International Trade

Most businesses want an EU referendum

2 min read

31 July 2013

The majority of businesses want a referendum on the UK's EU membership, according to research by the Chambers of Commerce.

The majority of British businesses back a referendum on British EU membership, figures from the British Chambers of Commerce (BCC) show. The survey of 4,000 firms found 77 per cent in favour of a referendum, compared with 14 per cent against and nine per cent unsure. 

Membership of the EU is an increasingly contentious issue, and David Cameron has promised a vote on the matter if the Conservatives win the next election. 

Businesses have traditionally been seen as in favour of membership, which grants them free access to the EU’s market of more than 500m consumers. This is particularly useful for Britain’s export-focused SMEs who don’t have to pay any trade tariffs on goods  and services sold in europe. But some argue that SMEs are overburdened with red tape and that membership costs too much money.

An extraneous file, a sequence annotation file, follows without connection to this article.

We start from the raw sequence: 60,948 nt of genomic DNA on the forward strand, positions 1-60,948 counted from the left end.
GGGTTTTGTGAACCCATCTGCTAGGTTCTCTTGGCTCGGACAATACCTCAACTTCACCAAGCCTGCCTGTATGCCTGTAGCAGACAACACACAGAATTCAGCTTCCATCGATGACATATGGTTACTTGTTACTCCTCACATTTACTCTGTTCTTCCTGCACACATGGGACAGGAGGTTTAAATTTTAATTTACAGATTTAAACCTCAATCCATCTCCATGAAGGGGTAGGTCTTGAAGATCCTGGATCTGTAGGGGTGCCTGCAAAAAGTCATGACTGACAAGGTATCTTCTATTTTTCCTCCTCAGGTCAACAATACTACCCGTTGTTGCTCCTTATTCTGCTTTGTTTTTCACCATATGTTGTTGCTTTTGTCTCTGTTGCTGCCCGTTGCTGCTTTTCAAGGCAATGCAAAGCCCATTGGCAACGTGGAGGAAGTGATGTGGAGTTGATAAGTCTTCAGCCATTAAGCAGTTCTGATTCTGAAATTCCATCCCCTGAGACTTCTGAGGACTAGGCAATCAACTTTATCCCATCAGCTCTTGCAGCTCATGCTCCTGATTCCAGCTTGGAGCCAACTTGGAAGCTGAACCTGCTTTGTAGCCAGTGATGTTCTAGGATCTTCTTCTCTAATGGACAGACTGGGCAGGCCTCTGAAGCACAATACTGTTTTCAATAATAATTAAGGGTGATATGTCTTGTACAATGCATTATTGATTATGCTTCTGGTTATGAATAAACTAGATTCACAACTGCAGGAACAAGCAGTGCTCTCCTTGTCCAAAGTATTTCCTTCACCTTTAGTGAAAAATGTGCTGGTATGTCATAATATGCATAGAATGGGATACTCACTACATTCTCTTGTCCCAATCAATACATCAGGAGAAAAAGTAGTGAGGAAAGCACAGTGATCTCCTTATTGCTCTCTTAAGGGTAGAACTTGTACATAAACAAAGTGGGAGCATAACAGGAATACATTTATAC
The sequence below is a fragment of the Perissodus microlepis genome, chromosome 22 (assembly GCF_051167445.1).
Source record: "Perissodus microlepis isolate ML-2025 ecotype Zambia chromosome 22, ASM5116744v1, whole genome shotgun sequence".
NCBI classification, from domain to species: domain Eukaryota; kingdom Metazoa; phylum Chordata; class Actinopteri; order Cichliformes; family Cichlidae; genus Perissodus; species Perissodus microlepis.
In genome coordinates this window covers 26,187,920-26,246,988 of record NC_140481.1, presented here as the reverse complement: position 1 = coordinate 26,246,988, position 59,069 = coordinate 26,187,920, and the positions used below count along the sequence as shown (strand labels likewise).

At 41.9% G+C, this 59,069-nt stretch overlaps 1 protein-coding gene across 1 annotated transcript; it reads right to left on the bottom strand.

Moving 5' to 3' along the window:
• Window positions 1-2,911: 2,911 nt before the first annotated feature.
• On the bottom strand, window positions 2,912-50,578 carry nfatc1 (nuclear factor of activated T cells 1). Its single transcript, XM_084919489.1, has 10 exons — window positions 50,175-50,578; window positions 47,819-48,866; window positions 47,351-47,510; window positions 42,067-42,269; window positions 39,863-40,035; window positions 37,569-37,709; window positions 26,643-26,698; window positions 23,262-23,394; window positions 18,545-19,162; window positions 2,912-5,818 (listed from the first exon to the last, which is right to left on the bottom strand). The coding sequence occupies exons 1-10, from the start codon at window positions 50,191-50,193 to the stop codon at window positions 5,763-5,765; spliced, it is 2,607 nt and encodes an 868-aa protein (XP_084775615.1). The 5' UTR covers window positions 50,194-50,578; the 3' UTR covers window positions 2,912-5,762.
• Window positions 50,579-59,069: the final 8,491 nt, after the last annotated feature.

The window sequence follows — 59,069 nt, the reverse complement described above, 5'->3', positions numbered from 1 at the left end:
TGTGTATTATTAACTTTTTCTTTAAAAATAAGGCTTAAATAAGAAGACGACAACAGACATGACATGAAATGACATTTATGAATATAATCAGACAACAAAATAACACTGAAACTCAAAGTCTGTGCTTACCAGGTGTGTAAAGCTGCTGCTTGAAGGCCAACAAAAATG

But the research did show that, despite supporting a referendum, retaining membership is still a popular option for businesses. Just 20 per cent think that full withdrawal would have a positive impact, and around a third believe withdrawal followed by a trade agreement would be a good thing. 

The most popular option would be to remain in the EU but with specific powers transferred back from Brussels, with 61 per cent in support.  

John Longworth, DG of the BCC, says: “These results show that British businesses remain determined to see a recalibrated relationship between the UK and the rest of the European Union, with more powers exercised from Westminster rather than Brussels.

“Our quarterly survey shows that businesses reject both the Europhile dream of further integration and the Europhobe dream of a complete exit from the EU, provided a satisfactory renegotiation is achieved. For the quiet majority of companies, the status quo is not an option. Ministers must pursue reform and renegotiation as a priority.”

The Japanese government last week intervened to say a lot of jobs could be lost if the UK were to end its membership. 

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